Doors of India.
A journey unlike any other.
A journey I could never imagine being a part of.
A journey that changed the way I’ll look at doors, history and camera 😉
Doors had always fascinated me. The older, the better. But often, it was the architecture and colors, sometimes the history and life around it. Never did I try to find a story behind them. “Why open something when it looks perfect as closed?” I used to think. Or was it the hesitation to intrude into lives behind it? A mix of both, probably. But, before heading anywhere else, what about our everyday doors? At home or in workplace. What about the ones we always push instead of pulling? 😉
Do we appreciate them at all? Do we tell or even know their story?
With the ‘Doors of India’ initiative of Tata Pravesh (a door brand of Tata Steel), I have not only began finding stories behind doors but have also started valuing them more than ever. ‘What all it may have seen’, I wonder while crossing the doors of my new rented apartment. ‘How it would have gotten that long scratch’ or ‘Who would have first brought it home’ or ‘Whose choice of color would it be’, I ask, to no one in particular.
To know more about this initiative, or campaign as it may be known, go here.
If you have followed my journey on Social Media, you must be aware that, to find and bring you the door stories, I started a road trip from the India Gate in Delhi, moved to Alwar, before heading to Mathura – Vrindavan – Govardhan, followed by Orchha and Lucknow. This was what we called the Central route. We have also explored the doors in other parts of the country such as east, south-east, west, south-west and north.
If you haven’t been around, here’s what happened. We (6 travel bloggers), along with a team, researched for months, about doors in our respective zones and decided on 5-8 door stories in each zone. Next, we covered them with the help of experts, locals, all the necessary equipment, and brought those to you in real-time. Through the process, I learnt not only about these entrances, but also the places, people and perspectives around them. Here are some of the insights from each of the locations:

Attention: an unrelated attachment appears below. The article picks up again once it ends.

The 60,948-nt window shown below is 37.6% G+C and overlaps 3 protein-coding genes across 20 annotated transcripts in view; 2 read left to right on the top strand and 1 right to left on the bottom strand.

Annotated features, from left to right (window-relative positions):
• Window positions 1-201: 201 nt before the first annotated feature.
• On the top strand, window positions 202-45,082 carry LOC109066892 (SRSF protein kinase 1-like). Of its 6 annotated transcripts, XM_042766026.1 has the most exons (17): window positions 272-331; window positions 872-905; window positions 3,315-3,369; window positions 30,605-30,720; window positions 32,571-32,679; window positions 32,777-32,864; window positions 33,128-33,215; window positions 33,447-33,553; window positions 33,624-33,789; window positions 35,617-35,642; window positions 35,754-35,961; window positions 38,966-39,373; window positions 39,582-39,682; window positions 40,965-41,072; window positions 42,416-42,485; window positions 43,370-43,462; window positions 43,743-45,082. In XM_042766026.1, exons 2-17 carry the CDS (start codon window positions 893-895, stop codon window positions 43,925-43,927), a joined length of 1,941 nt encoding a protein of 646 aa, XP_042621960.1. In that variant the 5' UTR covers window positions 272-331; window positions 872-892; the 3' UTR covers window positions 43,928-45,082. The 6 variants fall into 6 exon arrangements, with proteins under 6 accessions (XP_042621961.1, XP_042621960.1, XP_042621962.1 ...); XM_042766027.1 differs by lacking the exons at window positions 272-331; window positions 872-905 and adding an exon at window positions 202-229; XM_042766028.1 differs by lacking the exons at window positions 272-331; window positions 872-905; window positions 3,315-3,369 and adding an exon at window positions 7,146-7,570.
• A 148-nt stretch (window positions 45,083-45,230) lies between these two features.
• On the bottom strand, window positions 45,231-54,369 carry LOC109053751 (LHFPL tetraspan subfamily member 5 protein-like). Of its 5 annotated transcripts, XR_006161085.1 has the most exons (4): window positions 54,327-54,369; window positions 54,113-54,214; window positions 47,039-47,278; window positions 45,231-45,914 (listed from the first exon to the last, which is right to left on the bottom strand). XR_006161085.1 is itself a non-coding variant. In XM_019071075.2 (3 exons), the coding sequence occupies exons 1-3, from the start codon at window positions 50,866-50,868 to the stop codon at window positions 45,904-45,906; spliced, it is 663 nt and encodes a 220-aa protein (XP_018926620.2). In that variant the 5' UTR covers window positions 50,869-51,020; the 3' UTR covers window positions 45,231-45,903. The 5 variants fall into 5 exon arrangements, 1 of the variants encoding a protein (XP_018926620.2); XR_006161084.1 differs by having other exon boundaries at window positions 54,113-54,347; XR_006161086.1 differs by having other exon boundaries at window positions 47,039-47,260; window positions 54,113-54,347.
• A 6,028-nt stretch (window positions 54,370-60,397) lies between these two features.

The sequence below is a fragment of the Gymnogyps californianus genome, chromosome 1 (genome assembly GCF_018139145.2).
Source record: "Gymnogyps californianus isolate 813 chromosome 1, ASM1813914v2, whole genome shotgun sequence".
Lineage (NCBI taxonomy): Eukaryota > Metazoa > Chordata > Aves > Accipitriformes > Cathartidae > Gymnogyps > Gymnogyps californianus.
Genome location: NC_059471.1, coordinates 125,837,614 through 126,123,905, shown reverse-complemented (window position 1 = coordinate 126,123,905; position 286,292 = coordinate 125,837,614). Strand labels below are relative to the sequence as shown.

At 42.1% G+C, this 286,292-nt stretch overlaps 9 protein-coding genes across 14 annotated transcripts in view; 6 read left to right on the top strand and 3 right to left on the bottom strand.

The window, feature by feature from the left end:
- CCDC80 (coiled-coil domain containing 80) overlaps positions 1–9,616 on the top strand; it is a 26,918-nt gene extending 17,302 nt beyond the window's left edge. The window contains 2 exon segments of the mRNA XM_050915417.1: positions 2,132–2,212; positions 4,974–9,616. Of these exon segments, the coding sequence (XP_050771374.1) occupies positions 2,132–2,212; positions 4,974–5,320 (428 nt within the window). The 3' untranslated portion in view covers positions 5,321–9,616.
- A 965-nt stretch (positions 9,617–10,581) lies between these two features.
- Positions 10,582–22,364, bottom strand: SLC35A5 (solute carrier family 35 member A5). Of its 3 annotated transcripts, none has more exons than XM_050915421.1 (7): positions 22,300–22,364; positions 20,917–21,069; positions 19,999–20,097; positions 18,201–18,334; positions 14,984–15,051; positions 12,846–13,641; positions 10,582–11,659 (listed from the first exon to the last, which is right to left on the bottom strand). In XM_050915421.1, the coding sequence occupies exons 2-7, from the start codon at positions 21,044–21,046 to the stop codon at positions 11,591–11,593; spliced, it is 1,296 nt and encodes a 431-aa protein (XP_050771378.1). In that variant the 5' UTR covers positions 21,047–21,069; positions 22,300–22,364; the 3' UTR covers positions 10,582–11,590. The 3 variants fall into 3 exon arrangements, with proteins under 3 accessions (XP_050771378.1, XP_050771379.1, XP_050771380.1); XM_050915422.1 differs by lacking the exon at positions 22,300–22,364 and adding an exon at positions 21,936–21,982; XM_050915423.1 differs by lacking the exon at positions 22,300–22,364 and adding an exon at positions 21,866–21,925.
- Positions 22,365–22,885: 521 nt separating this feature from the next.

It has been home for a year and even before that, I had visited the city multiple times. Delhi felt familiar by now, if not comfortable. India Gate was our first doorway in focus and I hardly know someone who hasn’t been there. With the amount of history and background to write books about the gateway, I was overwhelmed and at the same time, unsure of what to include in the story and what to skip. Soon, it occurred to me that the differential factor of India Gate is its ability to connect with people across all caste, race, groups, and age. Watch the story here
The black-colored door of Alwar fort, built on the lines of traditional Rajasthani architecture, was our focus for the second video. After spending a hot day there, I wasn’t done, mainly because of two reasons – One, it offers a brilliant panoramic city view, from the top, where I could easily spend a few more hours and two, there was still a lot more to find out about the fort, or its doors, that have never seen a war, because of which it is also known as Bala Qila.
The third and the most unusual story in this series was that of a door which stands between two distinct worlds. On one side of it, lies a vast compound with a range of cenotaph and on the other, is a home that belongs to a Yogi and has 108 doors on two floors. The entire compound has a different air, as if it’s trying to tell a story, reveal a secret. Commonly known as Bharatpur Rajaon Ki Chhatri, from outside, you see vertically symmetrical structures, painted in brown that were once a crematorium for the kings of Bharatpur but on a closer look, you notice a kind of silence that speaks.
The royal door of Jehangir palace in Orchha fort was our fourth stop. I had been there before, on a family holiday. But, little did I know that the door has seen some of the most influential people in Mughal era of Indian history. Not only that, this visibly-deteriorating door was constructed overnight, to welcome Jehangir who only stayed at the palace for a night but since then, the door continues to welcome its guests day after day. Epic, no?
Rumi Darwaza, the fifth in series, brought back so many memories from college days, when I used to stay just a few kilometers away from the door and yet, in the everyday rush, never quite looked up to the gateway that could come down crashing anytime. But, that was almost a decade ago. The door has now been renovated by the government and stands strong representing the city that may have changed tremendously over the years but hasn’t found another landmark to symbolize it as perfectly as Rumi Darwaza does.
To tell the truth, I was anxious. Camera does that to people who are already shy and can’t appear confident even when they are. But, I’m grateful for this opportunity that knocked for me to in turn, knock on other doors.
It was definitely one of the most interesting ways to get out of my ever-widening comfort zone. Any part of the journey wouldn’t have been possible without an extremely supportive team including the researchers, on-ground technicians, curators and fellow bloggers, who not only guided me with all big and small things but also motivated me more with each story.
The love for doors has only increased, now that it has found a way to bind history, beauty and strength together. Do you have a Door story? Submit it here.
© 2017, Swati. All rights reserved.